Nathan Pickle wasn't involved directly in data imaging or simulation; in his words, he was doing "nuts and bolts kind of work." His job was to work with the hardware that will ultimately control temperature measurements in the real TPC. The data acquisition software provided to monitor the measurements wasn't compatible with the hardware provided, so Nathan worked with Tyler on re-writing the code for the software. Someday, this system will measure temperature, air pressure and voltages in a physical TPC.
The goal for this section of the project is to integrate software and hardware so that researchers can take measurements from labs across the country and be able to access them from any given location. This part of the project is the first step to the real data, Nathan says. The hardware can be used for troubleshooting problems in the experiment, as well as finding strange things happening in the lab where the TPC will be kept.
Students, professors work together
While at the lab, he and the other ACU students communicated frequently with their mentors back at ACU. Weekly phone calls with the research group, frequent email exchanges, and local supervision from collaborators helped the students develop a sense of independence while providing them with the resources crucial to their success. Members of the physics department - including Dr. Isenhower, Dr. Qu, Dr. Towell and Mr. Watson - also visited the lab during the summer.
The mentoring provided by the university gave the research group the knowledge and skills they needed. Even though they ended up doing some work on their own, the students knew they were prepared to take on unexpected challenges.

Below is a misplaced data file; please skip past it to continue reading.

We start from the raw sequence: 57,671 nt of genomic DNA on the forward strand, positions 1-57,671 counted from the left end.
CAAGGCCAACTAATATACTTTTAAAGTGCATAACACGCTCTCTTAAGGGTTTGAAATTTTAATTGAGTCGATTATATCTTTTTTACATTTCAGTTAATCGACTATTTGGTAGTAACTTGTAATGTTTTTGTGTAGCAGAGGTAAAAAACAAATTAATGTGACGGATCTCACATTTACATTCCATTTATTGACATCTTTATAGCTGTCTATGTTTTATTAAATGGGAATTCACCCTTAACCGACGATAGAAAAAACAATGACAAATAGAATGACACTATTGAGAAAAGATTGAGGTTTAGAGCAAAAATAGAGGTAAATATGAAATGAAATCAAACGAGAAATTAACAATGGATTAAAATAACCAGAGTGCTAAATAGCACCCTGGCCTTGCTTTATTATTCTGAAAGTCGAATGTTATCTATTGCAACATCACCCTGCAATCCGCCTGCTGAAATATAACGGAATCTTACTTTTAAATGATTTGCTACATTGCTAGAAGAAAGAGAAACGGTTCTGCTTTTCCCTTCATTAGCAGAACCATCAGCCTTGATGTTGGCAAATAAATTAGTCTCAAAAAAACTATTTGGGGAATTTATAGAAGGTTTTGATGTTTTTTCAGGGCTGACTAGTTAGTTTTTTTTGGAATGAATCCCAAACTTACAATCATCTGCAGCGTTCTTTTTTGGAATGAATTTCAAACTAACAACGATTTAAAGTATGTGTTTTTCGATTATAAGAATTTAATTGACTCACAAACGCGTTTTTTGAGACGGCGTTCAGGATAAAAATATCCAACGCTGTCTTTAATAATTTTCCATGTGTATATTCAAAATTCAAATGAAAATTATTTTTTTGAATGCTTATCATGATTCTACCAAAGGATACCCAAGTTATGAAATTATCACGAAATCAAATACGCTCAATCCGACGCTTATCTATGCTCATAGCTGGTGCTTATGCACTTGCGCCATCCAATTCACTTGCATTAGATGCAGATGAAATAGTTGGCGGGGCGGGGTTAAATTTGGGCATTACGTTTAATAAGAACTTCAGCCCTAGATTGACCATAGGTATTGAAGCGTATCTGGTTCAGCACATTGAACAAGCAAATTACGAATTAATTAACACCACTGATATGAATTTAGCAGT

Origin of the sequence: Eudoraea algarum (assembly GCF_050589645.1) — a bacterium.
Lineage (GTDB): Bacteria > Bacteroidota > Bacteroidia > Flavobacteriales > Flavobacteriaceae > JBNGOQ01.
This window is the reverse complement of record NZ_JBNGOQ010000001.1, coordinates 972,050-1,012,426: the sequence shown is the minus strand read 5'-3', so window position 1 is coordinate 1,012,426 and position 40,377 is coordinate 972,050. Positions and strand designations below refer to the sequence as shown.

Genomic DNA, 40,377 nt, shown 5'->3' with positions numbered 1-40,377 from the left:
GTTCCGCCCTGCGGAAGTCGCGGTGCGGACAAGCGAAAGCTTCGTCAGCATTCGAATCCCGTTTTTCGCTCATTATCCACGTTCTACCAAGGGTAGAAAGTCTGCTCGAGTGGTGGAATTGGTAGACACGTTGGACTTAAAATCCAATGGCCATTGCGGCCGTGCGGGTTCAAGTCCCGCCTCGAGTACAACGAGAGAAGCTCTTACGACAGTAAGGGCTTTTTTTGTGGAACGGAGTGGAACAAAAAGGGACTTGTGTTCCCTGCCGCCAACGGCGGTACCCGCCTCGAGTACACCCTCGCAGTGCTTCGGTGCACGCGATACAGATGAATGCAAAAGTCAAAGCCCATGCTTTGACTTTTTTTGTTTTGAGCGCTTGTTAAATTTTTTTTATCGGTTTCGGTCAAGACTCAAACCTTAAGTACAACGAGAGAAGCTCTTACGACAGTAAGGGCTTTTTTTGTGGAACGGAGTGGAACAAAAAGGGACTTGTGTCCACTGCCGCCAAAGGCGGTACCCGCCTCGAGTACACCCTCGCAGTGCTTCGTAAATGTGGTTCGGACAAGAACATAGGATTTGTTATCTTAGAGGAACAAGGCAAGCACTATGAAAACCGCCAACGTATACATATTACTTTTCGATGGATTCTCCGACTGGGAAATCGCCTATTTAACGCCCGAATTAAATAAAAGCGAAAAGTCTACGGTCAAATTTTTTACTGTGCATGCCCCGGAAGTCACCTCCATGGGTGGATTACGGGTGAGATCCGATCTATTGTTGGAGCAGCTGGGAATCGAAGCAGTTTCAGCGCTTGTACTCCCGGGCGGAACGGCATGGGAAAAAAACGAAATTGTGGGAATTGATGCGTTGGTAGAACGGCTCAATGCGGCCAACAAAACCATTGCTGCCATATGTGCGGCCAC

"Sometimes it was slow going, but it was a good learning experience," Nathan said.
Even though working with computer coding isn't his area of interest or expertise, he found the project interesting and a good way to increase his skills.
"It was good to challenge myself," he said. "It's a great opportunity ACU provides."
The effects of this sort of research are far-reaching, both for students and for the project itself. Rusty Towell points out two of the major benefits for students: a better classroom experience and better opportunities for graduate school.
"It makes the classroom more fun when they come back," he said. "[And] our students are sought for and accepted into some of the best graduate programs in the country."
The students concur, citing personal experience and career goals as evidence.
"Doing research as an undergraduate is great when it comes to applying to grad schools," Tyler Thornton said. "It also helps in class work … you're used to having to solve difficult problems."
Sarvagya Sharma agrees with him.
"It has something to do with my major, definitely," he said. "It's really something to be working with people who have so much experience in their field."
A chance to present at Hawaii conference
ACU students and faculty aren’t the only ones who notice the difference extracurricular research can make. Thirteen ACU students, including the three who worked at Los Alamos over the summer, were selected to present their research to the American Physical Society Conference in Waikoloa, Hawaii, this fall. This is an international conference that includes physicists from both the United States and Japan, and is a chance for these students to not only present their work, but also to learn from that of other students and researchers.
The directors of the project have also noticed the research done by these students as well as others working at the lab. Sarvagya points out that as a team they had two goals this year: to take real measurements, and to re-create an entire experiment using a computerized simulation.
"We've been consistently meeting those [goals]," he said.
In their spare time, the three ACU students didn't just sit working in the laboratory. They went to church with the local congregation, spent time outdoors hiking and having bonfire nights with the youth group, and went rock-climbing at the YMCA. All three found Los Alamos beautiful, surrounded by mountains and offering a wealth of scenery.
"Los Alamos is a great place," Tyler said.
The summer was busy, filled with the challenges of research, the pressure of fulfilling goals, and the fun of spending time with friends in the local community. But the rewards are already making themselves known: a heightened classroom experience, better chances of getting into good graduate programs, and a sense of learning new skills and improving old ones. Perhaps Nathan Pickle managed to sum it up best.
"It was a cool place, cool experience, neat people."